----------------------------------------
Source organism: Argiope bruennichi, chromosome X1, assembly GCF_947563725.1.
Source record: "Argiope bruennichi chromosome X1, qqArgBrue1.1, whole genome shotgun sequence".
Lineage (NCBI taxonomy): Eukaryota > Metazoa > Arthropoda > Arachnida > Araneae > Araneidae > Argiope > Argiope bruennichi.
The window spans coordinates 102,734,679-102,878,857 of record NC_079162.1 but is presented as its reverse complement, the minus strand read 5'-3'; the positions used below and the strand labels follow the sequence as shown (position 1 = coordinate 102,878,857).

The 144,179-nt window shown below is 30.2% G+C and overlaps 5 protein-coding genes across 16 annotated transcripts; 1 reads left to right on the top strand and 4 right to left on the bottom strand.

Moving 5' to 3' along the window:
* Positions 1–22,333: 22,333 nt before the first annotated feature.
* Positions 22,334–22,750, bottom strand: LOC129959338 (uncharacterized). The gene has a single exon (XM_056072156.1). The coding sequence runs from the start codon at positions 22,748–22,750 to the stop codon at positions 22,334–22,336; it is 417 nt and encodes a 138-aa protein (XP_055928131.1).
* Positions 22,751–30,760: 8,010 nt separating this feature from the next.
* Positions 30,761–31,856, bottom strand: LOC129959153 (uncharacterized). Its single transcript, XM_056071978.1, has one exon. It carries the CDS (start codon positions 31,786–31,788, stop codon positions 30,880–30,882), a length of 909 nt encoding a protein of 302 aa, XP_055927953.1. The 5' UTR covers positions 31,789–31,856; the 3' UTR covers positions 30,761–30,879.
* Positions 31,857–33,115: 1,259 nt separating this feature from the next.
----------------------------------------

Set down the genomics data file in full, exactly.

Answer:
Source organism: Argiope bruennichi, chromosome X1, assembly GCF_947563725.1.
Source record: "Argiope bruennichi chromosome X1, qqArgBrue1.1, whole genome shotgun sequence".
Lineage (NCBI taxonomy): Eukaryota > Metazoa > Arthropoda > Arachnida > Araneae > Araneidae > Argiope > Argiope bruennichi.
The window spans coordinates 102,734,679-102,878,857 of record NC_079162.1 but is presented as its reverse complement, the minus strand read 5'-3'; the positions used below and the strand labels follow the sequence as shown (position 1 = coordinate 102,878,857).

The 144,179-nt window shown below is 30.2% G+C and overlaps 5 protein-coding genes across 16 annotated transcripts; 1 reads left to right on the top strand and 4 right to left on the bottom strand.

Moving 5' to 3' along the window:
* Positions 1–22,333: 22,333 nt before the first annotated feature.
* Positions 22,334–22,750, bottom strand: LOC129959338 (uncharacterized). The gene has a single exon (XM_056072156.1). The coding sequence runs from the start codon at positions 22,748–22,750 to the stop codon at positions 22,334–22,336; it is 417 nt and encodes a 138-aa protein (XP_055928131.1).
* Positions 22,751–30,760: 8,010 nt separating this feature from the next.
* Positions 30,761–31,856, bottom strand: LOC129959153 (uncharacterized). Its single transcript, XM_056071978.1, has one exon. It carries the CDS (start codon positions 31,786–31,788, stop codon positions 30,880–30,882), a length of 909 nt encoding a protein of 302 aa, XP_055927953.1. The 5' UTR covers positions 31,789–31,856; the 3' UTR covers positions 30,761–30,879.
* Positions 31,857–33,115: 1,259 nt separating this feature from the next.